If there is one thing that landscape artists should learn, it is painting the illusion of distance. I say illusion because that is just what it is, after all, it’s just paint!
One of the biggest problems facing artists that paint from photos is that photos rarely depict real life distance. I have seen this problem often in paintings where distant objects are the same or similar tones to things that are in the foreground. All that drawing and detailed painting can be perfect but if there are no tones that depict distance, then the painting is flat and lacking. I know it is a quite punishing statement, but the solutions are simple enough if we are interested.
First and foremost, we have to unshackle our thinking from the grip of the photograph. The photograph demands out attention and silently insists on us copying it even when doing so is not going to produce a good painting. The power of the reference photo is so strong that if we stray from it we actually think we have failed and conversely if we end up with a painting that looks exactly like the photo we think it is successful. Of course, both things are wrong.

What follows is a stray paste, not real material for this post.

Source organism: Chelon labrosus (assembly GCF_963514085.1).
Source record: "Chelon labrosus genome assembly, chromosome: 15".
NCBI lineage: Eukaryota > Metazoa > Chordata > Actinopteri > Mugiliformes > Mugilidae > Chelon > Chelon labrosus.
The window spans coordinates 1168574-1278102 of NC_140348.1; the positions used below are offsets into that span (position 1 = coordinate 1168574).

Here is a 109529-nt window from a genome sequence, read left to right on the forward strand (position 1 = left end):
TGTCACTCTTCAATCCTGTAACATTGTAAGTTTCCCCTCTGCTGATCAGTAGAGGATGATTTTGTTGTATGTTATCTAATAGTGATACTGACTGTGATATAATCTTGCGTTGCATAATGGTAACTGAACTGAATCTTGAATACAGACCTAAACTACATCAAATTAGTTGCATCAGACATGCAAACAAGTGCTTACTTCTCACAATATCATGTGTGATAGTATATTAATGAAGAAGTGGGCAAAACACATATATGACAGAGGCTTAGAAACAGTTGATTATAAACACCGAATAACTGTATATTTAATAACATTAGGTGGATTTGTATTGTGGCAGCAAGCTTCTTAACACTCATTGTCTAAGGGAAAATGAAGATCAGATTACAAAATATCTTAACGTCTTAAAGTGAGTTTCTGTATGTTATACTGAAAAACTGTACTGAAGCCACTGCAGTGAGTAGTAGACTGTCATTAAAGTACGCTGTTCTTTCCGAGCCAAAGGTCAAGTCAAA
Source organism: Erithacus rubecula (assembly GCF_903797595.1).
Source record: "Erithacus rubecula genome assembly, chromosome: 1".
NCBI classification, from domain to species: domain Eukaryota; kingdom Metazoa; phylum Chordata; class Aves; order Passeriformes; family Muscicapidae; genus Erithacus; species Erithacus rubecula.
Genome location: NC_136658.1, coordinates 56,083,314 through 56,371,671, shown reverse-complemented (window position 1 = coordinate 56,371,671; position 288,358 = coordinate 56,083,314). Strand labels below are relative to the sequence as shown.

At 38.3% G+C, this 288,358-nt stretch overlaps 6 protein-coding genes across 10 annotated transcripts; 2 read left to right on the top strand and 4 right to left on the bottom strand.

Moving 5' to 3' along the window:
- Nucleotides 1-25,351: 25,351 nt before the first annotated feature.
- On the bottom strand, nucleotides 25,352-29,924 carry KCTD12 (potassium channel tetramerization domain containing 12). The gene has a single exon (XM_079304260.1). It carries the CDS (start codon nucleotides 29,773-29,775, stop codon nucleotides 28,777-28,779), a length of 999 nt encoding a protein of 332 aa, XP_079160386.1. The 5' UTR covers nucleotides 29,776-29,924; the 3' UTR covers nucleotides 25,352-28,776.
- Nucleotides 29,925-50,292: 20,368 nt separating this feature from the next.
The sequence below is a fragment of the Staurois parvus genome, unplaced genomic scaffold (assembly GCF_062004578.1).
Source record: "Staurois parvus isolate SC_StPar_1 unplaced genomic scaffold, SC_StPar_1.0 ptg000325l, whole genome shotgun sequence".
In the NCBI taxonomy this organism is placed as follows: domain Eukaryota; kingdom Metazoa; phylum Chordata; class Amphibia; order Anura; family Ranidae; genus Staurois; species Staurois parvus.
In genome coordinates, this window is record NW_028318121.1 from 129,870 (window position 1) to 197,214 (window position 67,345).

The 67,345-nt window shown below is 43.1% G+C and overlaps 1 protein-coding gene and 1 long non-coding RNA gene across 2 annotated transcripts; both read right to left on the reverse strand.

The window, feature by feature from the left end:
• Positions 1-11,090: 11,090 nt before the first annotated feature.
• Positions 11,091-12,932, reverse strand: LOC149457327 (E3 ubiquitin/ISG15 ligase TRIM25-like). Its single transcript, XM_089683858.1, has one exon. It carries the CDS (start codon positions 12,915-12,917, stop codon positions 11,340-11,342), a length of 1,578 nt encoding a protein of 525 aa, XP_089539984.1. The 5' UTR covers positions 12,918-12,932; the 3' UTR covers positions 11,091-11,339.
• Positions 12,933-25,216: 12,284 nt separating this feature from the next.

Success is more likely when we just regard the reference as a guide. It is one thing to read it but quite another to actually implement this thinking. It takes conscious thought from the beginning of the painting till the end.
Next, is real life observation. Getting out and looking at the effects of distance on colour and tone is crucial. Every time you step out of the house you should be looking for it. The more you see it and understand it the better your paintings are going to become. There is nothing like Plein Air painting in getting our brains to switch on to the colours and tones of distance.
The blur of distance is largely lost in photographs - particularly snapshots in which the focus is on everything. In real life, when we look at one thing, the rest becomes out of focus. We should paint similarly to this too if we want to produce works that have depth. Getting into the habit of even slightly blurring distant objects will have us on the way to producing paintings with great depth. Add to this a little bluing off as things get further away and we will be using something called atmospheric or aerial perspective. It's where everything is turning into the colour of the sky the further away it is - even mountain ranges do!